I was drawn to both of idioms,‘hit a raw nerve’ and ‘tip sb. the wink” being quoted as British skewed English idioms in the following scenes describing verbal exchanges between Captain Richard Armstrong, one of two heroes in Jeffery Archer’s “Fourth Estate” with (1) an officer of Russian Intelligence organization, and (2) his superior, British Army Colonel.

BTW, Armstrong is a Jewish Czech who was naturalized as British by serving in the British Army.

(1) The man smiled. “By producing the will you seem so determined to get your hand on.” “The will? Said Armstrong nervously. “Ah, I see I have finally touched what the British describe as a raw nerve.’” – P232

(2) “That’s damned patriotic of you, old chap,” said the colonel. “Shall we just leave it that I won’t hurry the process along until you tip me the wink?” Armstrong’s English was as fluent as that of most of officers in The British Army, but (Colonel) Oakshott was still able to add the occasional new expression to his vocablary.-P239

I can find both ‘hit a raw nerve’ and ‘tip sb. the wink” as idioms in a dictionary at hand, which doesn’t specify them as ‘British English’

I was also able to find both ‘hit a raw nerve’ and ‘tip sb. the wink” on Google NGram, which shows the former came into currency around 1910, and the latter was in currency in early 1840s, notwithstanding the usage has been on sharp decrease.

Are both of ‘Hit a raw nerve’ and ‘Tip sb. the wink” Brit-like idioms as Jeffery Archer annotated, or just being used by anyone in English speaking countries?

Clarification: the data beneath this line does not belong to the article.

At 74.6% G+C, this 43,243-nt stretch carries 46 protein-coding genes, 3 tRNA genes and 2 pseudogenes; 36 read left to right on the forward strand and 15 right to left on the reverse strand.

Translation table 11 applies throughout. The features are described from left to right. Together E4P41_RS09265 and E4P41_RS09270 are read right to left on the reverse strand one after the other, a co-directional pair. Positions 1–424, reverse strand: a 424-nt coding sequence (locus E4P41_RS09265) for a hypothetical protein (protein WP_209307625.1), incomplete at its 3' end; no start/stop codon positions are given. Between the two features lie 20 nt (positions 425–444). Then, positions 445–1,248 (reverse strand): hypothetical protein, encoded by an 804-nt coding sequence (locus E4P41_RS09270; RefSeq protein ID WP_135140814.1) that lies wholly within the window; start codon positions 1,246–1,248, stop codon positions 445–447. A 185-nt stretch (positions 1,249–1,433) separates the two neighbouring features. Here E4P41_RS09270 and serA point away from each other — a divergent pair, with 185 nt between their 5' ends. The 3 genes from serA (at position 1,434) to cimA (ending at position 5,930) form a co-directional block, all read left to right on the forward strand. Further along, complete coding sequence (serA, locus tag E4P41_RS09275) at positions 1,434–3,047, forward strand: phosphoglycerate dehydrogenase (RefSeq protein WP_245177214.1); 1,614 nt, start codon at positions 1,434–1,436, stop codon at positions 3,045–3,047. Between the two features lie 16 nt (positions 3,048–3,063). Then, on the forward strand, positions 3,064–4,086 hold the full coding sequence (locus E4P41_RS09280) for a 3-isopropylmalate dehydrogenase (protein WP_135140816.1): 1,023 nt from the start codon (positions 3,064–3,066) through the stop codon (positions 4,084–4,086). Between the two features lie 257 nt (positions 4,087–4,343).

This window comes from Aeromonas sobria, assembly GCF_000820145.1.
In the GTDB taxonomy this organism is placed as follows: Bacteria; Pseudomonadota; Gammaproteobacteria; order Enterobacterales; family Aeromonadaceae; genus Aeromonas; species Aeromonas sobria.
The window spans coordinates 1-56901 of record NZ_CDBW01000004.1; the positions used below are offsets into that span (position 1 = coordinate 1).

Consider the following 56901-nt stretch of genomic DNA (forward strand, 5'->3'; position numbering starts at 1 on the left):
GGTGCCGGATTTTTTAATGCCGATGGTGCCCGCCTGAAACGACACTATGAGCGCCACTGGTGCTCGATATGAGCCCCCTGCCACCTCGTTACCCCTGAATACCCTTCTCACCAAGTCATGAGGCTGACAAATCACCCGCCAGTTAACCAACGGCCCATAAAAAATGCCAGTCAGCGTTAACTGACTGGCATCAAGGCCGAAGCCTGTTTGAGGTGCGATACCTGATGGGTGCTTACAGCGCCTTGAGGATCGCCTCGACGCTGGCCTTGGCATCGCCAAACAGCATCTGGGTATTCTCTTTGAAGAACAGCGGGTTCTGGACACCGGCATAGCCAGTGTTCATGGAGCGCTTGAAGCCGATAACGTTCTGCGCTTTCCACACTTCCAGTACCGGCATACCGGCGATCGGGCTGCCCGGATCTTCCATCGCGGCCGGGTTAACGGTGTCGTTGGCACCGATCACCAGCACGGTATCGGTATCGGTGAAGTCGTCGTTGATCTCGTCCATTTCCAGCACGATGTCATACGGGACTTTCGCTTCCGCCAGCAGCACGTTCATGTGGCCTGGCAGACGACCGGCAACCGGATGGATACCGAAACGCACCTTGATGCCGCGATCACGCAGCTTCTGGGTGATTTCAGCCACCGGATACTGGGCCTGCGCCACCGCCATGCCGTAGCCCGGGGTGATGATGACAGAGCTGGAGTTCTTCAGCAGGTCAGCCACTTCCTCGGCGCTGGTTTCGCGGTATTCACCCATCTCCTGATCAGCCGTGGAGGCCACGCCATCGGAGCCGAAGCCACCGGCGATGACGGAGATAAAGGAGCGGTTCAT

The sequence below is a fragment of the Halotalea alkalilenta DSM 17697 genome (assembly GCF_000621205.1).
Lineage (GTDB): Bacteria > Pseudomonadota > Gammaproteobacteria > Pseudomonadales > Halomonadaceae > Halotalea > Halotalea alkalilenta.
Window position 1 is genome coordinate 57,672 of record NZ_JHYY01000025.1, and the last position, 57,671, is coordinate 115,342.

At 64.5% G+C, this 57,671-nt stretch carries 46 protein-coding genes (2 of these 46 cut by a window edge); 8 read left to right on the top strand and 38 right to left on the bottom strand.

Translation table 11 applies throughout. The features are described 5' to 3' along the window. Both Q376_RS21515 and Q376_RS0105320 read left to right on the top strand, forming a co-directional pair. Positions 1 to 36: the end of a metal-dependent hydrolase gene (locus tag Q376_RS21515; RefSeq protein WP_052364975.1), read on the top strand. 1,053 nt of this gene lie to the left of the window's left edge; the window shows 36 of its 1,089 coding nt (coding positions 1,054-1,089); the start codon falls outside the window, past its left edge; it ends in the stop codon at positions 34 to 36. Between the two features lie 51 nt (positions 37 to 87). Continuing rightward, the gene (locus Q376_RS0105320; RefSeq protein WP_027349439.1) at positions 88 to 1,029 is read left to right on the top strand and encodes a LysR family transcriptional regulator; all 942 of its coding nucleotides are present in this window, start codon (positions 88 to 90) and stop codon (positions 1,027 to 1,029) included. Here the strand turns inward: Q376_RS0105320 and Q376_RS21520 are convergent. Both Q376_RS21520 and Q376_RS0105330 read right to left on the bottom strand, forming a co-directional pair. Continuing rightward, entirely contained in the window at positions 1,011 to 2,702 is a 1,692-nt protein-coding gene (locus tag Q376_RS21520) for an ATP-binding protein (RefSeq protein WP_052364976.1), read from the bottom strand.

• 2
    I've never heard or read "tip somebody the wink" used in American English, but "hit a raw nerve" sounds familiar & very American to me, so I'd say that this is just plain old idiomatic English, not specific to any particular dialect.
    – user21497
    Commented May 24, 2013 at 5:35
  • 1
    Ngram for "a raw nerve" shows very little difference. Tip me/us the wink doesn't occur very often in either GB or US books, with US being half the GB figure. That's more likely to be unfamiliar.
    – Andrew Leach
    Commented May 24, 2013 at 5:45
  • 1
    I have never hear someone actually use "top somebody the wink" in either American or British English. I do not think "hit a raw nerve" is British or American specifically - I have heard many Americans and British use this phrase.
    – Sam
    Commented May 24, 2013 at 8:24
  • 1
    Both are certainly expressions used in British English, but I would say that tip sb. the wink is probably a little outdated now.
    – TrevorD
    Commented May 24, 2013 at 12:01
  • In the first quotation that Armstrong isn't singling out the British as using language differently from the Americans or Australians or other English speakers, it's just pointing to an idiom in the English language. (Consider if Armstrong wanted to refer to speakers of English: there is no simple word for that, but living in Britain, British is the nearest thing.)
    – Stuart F
    Commented Aug 9, 2022 at 8:26

1 Answer 1


Hit a nerve or struck a nerve are common in AmE too, as your research shows.

We don't tip people winks in the States though. We do tip someone off when we give them privileged information. Moreover, we may use a surreptitious wink to communicate something private or privileged. In that sense, He tipped me off with a wink sounds natural. (Actually, dictionary.com labels "tip-off" as a synonym for "wink", so you might expect someone, through context, to pick out the meaning of tip sb the wink.)

Another difference is that "to tip sb off" is often used with a prepositional phrase--with a wink--functioning as an indirect object. This gives the sound of a process: When you wink, I will know something is up. In "tip sb the wink", wink is the direct object and makes the expression "tip sb the wink" sound more like a unified action, like a single gesture. Like, "Give me the okay".

As this usage goes, Americans haven't assembled the pieces quite as succinctly as the Brits.


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